We’re in the golden age of passing.
In Matt’s RB Strategy Guide, we learned there’s a rise in 30+ catch RBs.
In Jared’s QB Strategy Guide, we saw that QBs are dropping in ADP. Why? A jump in volume has helped boost the middle and bottom tiers.
Now consider this: From 2016-2018, the average number of league-wide pass attempts stood at 17,822 (557 per team).
Now consider the data from only 10 years ago: Between 2006-2008, league-wide attempts was 16,650 (520 per team).
Subtract the two, and we’re looking at a raw difference of 1,172 attempts — nearly 37 per team. That’s a full game right there.
As another comparison, note that we’ve seen thirty-three 4,000-yard passers over the last 3 seasons. But between 2006-2008? Only 18.
Of course, pass attempts aren’t distributed evenly. But you get the picture here: Increased passing equals more opportunities for WR production. WR depth is why we’re not against starting with 3 RBs in the first 3 rounds — or 2 RBs and 1 TE.
We’ll get to the late-round WRs in a bit, but let’s start with the top tier.
Note: ADPs are taken from PPR drafts on My Fantasy League.
We project only Julio Jones and Odell Beckham to cross the 300 fantasy-point threshold. Seven guys did so in 2018, but that followed years with 2 and 3 at or above 300.
DeAndre Hopkins sits 3rd with 287. Generally, we consider any 10-point gap in the projections a new tier. So it’s noticeable — but not gigantic.
- Michael Thomas was historically efficient last year with an 85% catch rate on 147 targets. Among 902 cases of a WR with 50+ catches since 2000, Thomas’ catch rate ranked #1. Only 2 other WRs have finished above 77.2%.
A crazy low average depth of target (7.93 yards) helped, but we’ll sell anything close to a repeat in efficiency.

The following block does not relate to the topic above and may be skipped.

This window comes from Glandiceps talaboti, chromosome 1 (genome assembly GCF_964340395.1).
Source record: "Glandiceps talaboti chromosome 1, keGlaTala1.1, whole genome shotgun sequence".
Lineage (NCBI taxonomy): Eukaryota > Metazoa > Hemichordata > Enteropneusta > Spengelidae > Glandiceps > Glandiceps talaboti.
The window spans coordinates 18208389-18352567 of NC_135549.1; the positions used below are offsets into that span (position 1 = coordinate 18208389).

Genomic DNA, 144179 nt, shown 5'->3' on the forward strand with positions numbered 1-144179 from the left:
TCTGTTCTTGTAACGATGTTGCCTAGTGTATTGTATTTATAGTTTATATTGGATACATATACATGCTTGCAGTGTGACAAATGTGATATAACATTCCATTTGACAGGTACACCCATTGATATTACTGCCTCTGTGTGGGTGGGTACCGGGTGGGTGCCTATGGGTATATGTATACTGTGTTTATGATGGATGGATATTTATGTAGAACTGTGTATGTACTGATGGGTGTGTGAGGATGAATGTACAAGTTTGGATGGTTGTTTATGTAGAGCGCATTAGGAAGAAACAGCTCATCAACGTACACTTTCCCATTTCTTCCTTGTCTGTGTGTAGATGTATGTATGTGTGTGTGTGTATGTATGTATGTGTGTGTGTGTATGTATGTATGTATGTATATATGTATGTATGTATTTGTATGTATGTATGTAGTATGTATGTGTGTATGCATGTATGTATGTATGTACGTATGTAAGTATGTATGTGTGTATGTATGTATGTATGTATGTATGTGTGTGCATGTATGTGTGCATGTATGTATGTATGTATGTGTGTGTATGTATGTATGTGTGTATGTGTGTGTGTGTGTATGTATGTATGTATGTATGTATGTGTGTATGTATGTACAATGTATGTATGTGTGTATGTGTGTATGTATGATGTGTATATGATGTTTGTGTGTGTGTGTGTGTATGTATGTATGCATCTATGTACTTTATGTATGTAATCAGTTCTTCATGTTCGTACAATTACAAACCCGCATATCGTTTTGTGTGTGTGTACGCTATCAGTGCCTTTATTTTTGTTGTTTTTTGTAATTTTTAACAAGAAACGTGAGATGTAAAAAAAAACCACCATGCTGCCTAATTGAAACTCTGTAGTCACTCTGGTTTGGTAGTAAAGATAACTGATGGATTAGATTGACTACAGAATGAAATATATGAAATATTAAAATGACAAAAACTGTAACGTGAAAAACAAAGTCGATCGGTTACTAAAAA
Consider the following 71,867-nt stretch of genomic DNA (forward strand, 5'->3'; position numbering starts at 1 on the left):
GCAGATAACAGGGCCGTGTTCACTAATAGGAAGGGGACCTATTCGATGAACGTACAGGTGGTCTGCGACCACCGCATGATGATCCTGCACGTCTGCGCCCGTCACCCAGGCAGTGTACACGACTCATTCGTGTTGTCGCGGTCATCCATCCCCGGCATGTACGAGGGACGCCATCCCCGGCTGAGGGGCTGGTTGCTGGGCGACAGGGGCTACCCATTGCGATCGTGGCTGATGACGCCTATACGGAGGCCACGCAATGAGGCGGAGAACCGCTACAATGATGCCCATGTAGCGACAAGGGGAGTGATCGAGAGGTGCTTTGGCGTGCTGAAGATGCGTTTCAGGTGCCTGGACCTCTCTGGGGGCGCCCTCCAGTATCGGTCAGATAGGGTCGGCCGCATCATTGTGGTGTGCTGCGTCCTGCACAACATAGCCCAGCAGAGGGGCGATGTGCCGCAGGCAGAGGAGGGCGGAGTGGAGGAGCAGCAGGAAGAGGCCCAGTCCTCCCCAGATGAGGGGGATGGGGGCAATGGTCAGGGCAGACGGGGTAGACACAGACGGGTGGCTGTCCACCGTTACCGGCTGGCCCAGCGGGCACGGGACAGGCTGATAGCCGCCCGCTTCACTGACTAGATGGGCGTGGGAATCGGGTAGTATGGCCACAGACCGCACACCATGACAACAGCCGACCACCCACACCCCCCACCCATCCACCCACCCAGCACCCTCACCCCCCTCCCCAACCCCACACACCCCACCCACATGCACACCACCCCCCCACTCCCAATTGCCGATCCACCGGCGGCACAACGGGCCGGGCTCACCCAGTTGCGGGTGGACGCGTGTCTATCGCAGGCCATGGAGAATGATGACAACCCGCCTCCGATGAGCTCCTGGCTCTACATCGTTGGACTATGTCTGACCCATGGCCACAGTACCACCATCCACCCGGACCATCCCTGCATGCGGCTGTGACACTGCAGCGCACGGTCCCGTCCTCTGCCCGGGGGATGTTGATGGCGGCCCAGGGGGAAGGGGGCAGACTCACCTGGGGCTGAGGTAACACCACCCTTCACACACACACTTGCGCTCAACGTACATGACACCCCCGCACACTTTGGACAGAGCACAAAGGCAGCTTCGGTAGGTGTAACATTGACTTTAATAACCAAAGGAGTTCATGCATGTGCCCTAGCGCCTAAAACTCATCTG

That doesn’t make Thomas a bust. He’s simply not a target with a 1.10 ADP.
- Mike Evans, however, is a target. He’s lasting until late Round 2 heading into his 5th year alongside Jameis Winston. The 26-year-old (today) is one of only 3 WRs in league history to open his career with 5 straight 1,000-yard seasons.
The other 2? A.J. Green and Randy Moss.
In a draft featuring a starting lineup like 1 QB, 2 RBs, 2 WRs and 1 FLEX, we’re hamming this range of WRs. A starting lineup of 3 WRs changes your strategy a bit — always consult your MVP Board — but we’re still loving targets like:
Chris Godwin, Buccaneers (ADP: 5.02)
Another Buc?! Yep.
Tampa Bay brought in a HC (Bruce Arians) who loves attacking defenses via the pass -- and doing so downfield. His most recent units (Arizona in ’16 and ’17) ranked 3rd and 5th in pass attempts. That stretch included 22 Carson Palmer starts, plus 5 from Blaine Gabbert and 5 from Drew Stanton.
Godwin projects as the biggest beneficiary after the Bucs lost 179 targets from last year with the departures of Adam Humphries and DeSean Jackson.
Josh Gordon, Patriots (ADP: 8.07 and likely still settling)
Gordon performed as the WR28 in PPR last year during his time with New England. Yes, it’s not ideal that he missed training camp. But he’s familiar with the Pats’ system having been there a year, while he spent time with Tom Brady before reinstatement. Besides, recall that Gordon was traded last year on September 17. He didn’t suit up for New England until Week 4. So it’s important to note that he’s performed well under such a chaotic routine.